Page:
|Publication number||US5494294 A|
|Application number||US 08/328,024|
|Publication date||Feb 27, 1996|
|Filing date||Oct 24, 1994|
|Priority date||Oct 24, 1994|
|Publication number||08328024, 328024, US 5494294 A, US 5494294A, US-A-5494294, US5494294 A, US5494294A|
|Original Assignee||Cappetta; Louis|
|Export Citation||BiBTeX, EndNote, RefMan|
|Patent Citations (9), Referenced by (49), Classifications (12), Legal Events (7)|
|External Links: USPTO, USPTO Assignment, Espacenet|
1. Field of the Invention
The present invention relates to amusement games and, in particular, to an interactive amusement game in which the player attempts to control the selection of random numbers in order to form a match, the player and operator are electrically interconnected providing the player with an instantaneous readout as to the quantity of his bank and the quantity of accumulated points and providing the operator with instantaneous information regarding the number of players, the identity of the cards being played by the players, and the amount of money deposited on a particular game.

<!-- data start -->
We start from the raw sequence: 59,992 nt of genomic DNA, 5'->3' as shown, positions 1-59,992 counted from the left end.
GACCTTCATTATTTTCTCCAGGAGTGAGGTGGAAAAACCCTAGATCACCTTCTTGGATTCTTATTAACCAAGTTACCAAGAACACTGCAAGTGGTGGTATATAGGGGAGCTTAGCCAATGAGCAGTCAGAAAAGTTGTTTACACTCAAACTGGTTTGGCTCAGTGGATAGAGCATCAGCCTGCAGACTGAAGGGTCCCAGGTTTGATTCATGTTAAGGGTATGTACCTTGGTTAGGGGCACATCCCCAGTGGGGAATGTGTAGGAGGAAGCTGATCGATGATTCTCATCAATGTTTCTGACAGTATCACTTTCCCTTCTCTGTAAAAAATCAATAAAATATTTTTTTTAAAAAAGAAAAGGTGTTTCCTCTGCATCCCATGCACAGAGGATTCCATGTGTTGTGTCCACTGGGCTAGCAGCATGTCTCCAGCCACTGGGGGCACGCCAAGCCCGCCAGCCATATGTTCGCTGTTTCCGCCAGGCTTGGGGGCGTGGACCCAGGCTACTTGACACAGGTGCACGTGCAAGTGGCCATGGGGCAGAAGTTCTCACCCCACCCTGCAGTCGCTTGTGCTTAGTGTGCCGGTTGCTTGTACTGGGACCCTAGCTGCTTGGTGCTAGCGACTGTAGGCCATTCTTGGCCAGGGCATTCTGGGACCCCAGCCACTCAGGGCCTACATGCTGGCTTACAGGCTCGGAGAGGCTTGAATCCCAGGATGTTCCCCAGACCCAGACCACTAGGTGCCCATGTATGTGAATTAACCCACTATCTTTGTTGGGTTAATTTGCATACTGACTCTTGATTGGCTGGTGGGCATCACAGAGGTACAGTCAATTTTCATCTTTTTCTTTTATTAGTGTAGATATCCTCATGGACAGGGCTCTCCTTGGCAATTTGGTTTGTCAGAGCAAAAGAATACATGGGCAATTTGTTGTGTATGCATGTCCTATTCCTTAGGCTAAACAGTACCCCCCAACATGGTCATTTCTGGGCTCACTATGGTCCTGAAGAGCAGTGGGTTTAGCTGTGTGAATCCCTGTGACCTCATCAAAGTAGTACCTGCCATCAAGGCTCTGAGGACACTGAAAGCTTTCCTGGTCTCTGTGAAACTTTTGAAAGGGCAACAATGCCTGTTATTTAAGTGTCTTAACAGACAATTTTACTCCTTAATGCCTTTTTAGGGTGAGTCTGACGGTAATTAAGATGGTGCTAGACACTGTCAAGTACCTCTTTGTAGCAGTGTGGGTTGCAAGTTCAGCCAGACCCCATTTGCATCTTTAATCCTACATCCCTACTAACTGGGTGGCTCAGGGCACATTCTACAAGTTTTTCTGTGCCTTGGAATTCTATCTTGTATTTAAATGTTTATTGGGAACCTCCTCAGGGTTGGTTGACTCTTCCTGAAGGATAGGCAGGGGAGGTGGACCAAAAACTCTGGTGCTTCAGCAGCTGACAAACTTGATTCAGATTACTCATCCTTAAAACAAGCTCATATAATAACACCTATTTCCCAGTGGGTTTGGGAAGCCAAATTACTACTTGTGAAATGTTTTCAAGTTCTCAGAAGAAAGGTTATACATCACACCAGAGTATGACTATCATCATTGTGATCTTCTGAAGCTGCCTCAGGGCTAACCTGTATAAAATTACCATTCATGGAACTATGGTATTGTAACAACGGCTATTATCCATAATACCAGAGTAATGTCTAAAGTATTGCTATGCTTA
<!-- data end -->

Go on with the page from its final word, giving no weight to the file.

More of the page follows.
2. Description of the Prior Art
The game of Bingo is a popular game in which a player attempts to match randomly drawn numbers with random numbers on a playing card in order to obtain a match either vertically, horizontally, diagonally or pattern-wise in order to win money or prizes. Traditionally, the random numbers selected in Bingo are manually selected from a rotating barrel and announced by the operator of the game. The operator controls the sale of the playing cards and the collection of money and the disbursement-of prizes in a substantially manual operation.